210 N.E.2d 760

AMERICAN BANKERS INS. CO. OF FLORIDA v. HARRIS.

No. 747114Municipal Court, Cincinnati.
Decided April 21, 1965.

Judgments — Vacation of, for want of jurisdiction — Sections 2325.01 et seq., Revised Code — Inapplicable — Minors — Service of summons — Section 2703.13, Revised Code — Strict compliance — Service on parent, guardian, or person having care of minor.

1. A proceeding to vacate a judgment on the ground that it is void for want of jurisdiction is not subject to the provisions of Section 2325.01 et seq., Revised Code.

2. A petition to vacate a judgment on the ground that only the defendant was served with summons when he was under the age of twenty-one will be granted, although filed more than two years after the defendant’s twenty-first birthday.

3. A judgment based upon service of summons upon a minor defendant, without compliance with the provisions of Section 2703.13, Revised Code, for service upon a parent, guardian, or person having the care of the minor defendant, is void ab initio.

Mr. Alvin Eugene White, for plaintiff.

Mr. Allen L. Bramkamp, for defendant.

BETTMAN, J.

The original petition in this matter was filed June 10, 1960, alleging damages to plaintiff’s insured’s automobile caused by the defendant’s negligence.

Summons was issued for defendant, James Courtney Harris, and the sheriff’s return shows that on June 13, 1960, he served the writ on James Harris by leaving a true and certified copy thereof at his usual place of residence. At the time of service defendant was a minor twenty years old. The record shows that the case was continued six times by plaintiff’s counsel and that on September 16, 1960, a default judgment was entered for $513. The file of the case shows no record of defendant’s minority or any service or attempted service on any guardian or father, etc.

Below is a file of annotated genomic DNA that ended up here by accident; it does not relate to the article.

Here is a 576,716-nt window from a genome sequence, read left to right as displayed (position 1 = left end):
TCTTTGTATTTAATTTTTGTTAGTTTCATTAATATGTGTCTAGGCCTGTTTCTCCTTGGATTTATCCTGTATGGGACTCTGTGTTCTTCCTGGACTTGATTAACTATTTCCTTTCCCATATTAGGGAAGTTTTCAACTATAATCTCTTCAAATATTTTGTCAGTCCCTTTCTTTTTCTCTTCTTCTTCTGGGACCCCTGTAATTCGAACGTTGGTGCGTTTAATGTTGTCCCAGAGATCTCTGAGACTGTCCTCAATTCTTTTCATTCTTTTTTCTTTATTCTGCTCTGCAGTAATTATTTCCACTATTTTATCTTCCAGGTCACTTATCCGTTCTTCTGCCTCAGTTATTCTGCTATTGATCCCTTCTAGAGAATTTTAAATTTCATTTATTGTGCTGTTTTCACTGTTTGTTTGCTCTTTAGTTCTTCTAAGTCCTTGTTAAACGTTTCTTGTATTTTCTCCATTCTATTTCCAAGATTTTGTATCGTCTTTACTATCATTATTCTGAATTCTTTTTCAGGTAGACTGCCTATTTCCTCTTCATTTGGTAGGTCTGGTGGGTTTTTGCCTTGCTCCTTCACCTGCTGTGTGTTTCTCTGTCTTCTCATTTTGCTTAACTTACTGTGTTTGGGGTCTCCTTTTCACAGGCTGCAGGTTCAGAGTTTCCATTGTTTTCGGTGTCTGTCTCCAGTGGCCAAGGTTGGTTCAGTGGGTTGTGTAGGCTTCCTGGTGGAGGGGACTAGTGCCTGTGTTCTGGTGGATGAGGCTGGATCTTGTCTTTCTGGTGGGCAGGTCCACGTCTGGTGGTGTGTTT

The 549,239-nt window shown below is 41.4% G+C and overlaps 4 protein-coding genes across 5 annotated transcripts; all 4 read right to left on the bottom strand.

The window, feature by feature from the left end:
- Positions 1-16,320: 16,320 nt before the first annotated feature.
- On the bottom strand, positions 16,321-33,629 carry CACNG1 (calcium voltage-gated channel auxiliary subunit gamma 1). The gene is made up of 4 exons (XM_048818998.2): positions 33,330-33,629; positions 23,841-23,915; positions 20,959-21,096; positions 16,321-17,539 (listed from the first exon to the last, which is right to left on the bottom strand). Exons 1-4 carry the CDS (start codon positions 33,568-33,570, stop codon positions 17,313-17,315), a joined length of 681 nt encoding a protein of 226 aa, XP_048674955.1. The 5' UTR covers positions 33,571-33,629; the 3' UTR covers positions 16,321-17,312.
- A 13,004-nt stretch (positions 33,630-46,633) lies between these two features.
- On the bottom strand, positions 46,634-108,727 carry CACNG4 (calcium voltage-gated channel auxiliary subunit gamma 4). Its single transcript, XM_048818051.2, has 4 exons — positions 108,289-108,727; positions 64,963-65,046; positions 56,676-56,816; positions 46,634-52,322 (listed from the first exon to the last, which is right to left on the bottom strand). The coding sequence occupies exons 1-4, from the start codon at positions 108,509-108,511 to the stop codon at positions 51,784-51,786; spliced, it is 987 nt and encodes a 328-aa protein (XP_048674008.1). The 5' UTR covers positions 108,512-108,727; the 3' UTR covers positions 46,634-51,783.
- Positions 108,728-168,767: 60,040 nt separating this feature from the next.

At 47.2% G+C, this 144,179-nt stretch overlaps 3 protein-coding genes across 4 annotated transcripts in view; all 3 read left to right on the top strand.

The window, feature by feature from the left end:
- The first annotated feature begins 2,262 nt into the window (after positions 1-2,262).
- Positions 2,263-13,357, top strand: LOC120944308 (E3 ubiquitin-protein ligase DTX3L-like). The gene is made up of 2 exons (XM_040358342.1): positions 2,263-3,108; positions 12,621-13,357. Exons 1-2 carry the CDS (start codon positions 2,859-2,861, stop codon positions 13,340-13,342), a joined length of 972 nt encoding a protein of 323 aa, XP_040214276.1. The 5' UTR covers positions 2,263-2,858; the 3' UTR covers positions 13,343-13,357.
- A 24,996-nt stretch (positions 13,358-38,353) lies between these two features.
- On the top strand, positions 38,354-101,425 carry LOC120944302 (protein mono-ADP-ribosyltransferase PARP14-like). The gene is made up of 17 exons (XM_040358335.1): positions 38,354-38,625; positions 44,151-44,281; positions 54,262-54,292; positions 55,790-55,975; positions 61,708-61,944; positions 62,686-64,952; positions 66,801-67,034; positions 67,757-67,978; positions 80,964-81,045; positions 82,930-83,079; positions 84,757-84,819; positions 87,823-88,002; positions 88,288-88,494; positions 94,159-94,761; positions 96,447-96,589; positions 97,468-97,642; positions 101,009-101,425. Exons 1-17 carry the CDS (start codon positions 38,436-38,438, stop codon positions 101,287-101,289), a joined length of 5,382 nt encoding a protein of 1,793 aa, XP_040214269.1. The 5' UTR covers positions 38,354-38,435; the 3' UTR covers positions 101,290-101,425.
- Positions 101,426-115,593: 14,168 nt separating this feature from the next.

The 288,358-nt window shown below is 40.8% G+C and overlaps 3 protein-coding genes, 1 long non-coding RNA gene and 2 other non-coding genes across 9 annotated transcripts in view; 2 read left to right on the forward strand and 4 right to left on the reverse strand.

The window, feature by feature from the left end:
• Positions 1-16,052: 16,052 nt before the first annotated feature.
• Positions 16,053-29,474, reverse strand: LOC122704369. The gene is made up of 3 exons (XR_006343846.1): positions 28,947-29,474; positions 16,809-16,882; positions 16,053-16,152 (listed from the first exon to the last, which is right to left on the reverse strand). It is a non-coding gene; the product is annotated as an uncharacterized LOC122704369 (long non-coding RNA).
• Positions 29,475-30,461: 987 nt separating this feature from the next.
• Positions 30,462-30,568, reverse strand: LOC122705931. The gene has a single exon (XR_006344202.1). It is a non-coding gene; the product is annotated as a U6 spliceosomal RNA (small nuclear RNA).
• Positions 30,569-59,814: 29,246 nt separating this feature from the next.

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Roughly three years and ten months later, on July 20, 1964, defendant filed the petition to vacate the judgment, here in issue, together with an affidavit showing that he had reached the age of twenty-one on November 4, 1960. Plaintiff demurred to the petition on the ground that Sections 2325.10 and 2325.11
Revised Code, require that such a proceeding must be commenced within two years after the defendant reached his majority, namely prior to November 4, 1962.

Section 2325.01, Revised Code, provides:

“The court of common pleas * * * may vacate or modify its own final order, judgment, or decree after the term at which it was made;

“* * *

“(E) For erroneous proceedings against an infant or person of unsound mind, when the condition of such defendant does not appear in the record, nor the error in the proceedings;”

Section 2325.10 Revised Code, provides:

“Proceedings to vacate or modify a judgment or order for the causes mentioned in divisions (D), (E), and (G) of Section 2325.01 of the Revised Code must be commenced within two years after the judgment was rendered, or order made.”

Section 2325.11 Revised Code, provides:

“Persons within the age of minority . . . may commence a proceeding to vacate or modify a judgment or order within the respective times limited by Section 2325.10 of the Revised Code, after such disability is removed.”

The issue raised by defendant’s petition to vacate and plaintiff’s demurrer thereto rests on a determination of the question: Is a judgment against an infant defendant served as an adult void or merely voidable? So far as we have been able to determine, this question has not heretofore been decided in the reported cases.

The law is clear that a proceeding to vacate a judgment on the ground that it is void for want of jurisdiction is not subject to the provisions of Section 2325.01 et seq, Revised Code. These sections apply only to the vacation or modification of those judgments which are merely irregular and therefore voidable. They do not apply to judgments which are

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void ab initio. Lincoln Tavern, Inc., v. Snader (1956), 165 Ohio St. 61; Shaman v. Roberts (1950), 87 Ohio App. 328.

In 28 Ohio Jurisprudence 2d, Infants, Section 63, it is stated: